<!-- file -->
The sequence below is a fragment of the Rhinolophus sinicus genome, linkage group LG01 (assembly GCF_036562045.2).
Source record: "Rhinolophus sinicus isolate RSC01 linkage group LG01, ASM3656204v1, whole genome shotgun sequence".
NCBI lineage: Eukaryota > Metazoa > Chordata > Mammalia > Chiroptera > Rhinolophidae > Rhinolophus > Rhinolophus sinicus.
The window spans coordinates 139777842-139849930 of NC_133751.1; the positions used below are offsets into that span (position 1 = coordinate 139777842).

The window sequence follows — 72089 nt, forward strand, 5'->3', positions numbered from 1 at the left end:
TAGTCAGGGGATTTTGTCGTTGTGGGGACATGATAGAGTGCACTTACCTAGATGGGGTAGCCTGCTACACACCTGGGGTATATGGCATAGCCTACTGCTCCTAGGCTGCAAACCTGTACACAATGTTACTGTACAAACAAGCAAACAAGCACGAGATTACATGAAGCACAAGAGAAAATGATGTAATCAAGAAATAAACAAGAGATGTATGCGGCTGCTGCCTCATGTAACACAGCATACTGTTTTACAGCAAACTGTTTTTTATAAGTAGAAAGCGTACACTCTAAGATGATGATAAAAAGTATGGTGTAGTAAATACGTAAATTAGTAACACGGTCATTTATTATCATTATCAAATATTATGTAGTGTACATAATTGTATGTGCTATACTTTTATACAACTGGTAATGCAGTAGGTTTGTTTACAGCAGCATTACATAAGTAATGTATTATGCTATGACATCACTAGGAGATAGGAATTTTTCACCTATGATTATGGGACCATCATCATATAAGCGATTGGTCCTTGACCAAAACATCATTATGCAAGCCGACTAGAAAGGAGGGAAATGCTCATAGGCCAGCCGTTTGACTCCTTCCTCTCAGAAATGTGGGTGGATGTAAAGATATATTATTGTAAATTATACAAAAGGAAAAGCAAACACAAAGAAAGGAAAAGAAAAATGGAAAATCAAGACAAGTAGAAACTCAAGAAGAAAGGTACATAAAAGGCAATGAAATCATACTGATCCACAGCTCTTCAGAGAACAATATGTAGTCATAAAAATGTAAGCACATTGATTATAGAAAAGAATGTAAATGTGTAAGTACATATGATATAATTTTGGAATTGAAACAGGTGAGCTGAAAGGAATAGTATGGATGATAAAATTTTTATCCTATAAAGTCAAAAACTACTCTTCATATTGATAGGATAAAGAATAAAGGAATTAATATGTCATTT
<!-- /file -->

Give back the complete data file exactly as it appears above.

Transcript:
The sequence below is a fragment of the Rhinolophus sinicus genome, linkage group LG01 (assembly GCF_036562045.2).
Source record: "Rhinolophus sinicus isolate RSC01 linkage group LG01, ASM3656204v1, whole genome shotgun sequence".
NCBI lineage: Eukaryota > Metazoa > Chordata > Mammalia > Chiroptera > Rhinolophidae > Rhinolophus > Rhinolophus sinicus.
The window spans coordinates 139777842-139849930 of NC_133751.1; the positions used below are offsets into that span (position 1 = coordinate 139777842).

The window sequence follows — 72089 nt, forward strand, 5'->3', positions numbered from 1 at the left end:
TAGTCAGGGGATTTTGTCGTTGTGGGGACATGATAGAGTGCACTTACCTAGATGGGGTAGCCTGCTACACACCTGGGGTATATGGCATAGCCTACTGCTCCTAGGCTGCAAACCTGTACACAATGTTACTGTACAAACAAGCAAACAAGCACGAGATTACATGAAGCACAAGAGAAAATGATGTAATCAAGAAATAAACAAGAGATGTATGCGGCTGCTGCCTCATGTAACACAGCATACTGTTTTACAGCAAACTGTTTTTTATAAGTAGAAAGCGTACACTCTAAGATGATGATAAAAAGTATGGTGTAGTAAATACGTAAATTAGTAACACGGTCATTTATTATCATTATCAAATATTATGTAGTGTACATAATTGTATGTGCTATACTTTTATACAACTGGTAATGCAGTAGGTTTGTTTACAGCAGCATTACATAAGTAATGTATTATGCTATGACATCACTAGGAGATAGGAATTTTTCACCTATGATTATGGGACCATCATCATATAAGCGATTGGTCCTTGACCAAAACATCATTATGCAAGCCGACTAGAAAGGAGGGAAATGCTCATAGGCCAGCCGTTTGACTCCTTCCTCTCAGAAATGTGGGTGGATGTAAAGATATATTATTGTAAATTATACAAAAGGAAAAGCAAACACAAAGAAAGGAAAAGAAAAATGGAAAATCAAGACAAGTAGAAACTCAAGAAGAAAGGTACATAAAAGGCAATGAAATCATACTGATCCACAGCTCTTCAGAGAACAATATGTAGTCATAAAAATGTAAGCACATTGATTATAGAAAAGAATGTAAATGTGTAAGTACATATGATATAATTTTGGAATTGAAACAGGTGAGCTGAAAGGAATAGTATGGATGATAAAATTTTTATCCTATAAAGTCAAAAACTACTCTTCATATTGATAGGATAAAGAATAAAGGAATTAATATGTCATTT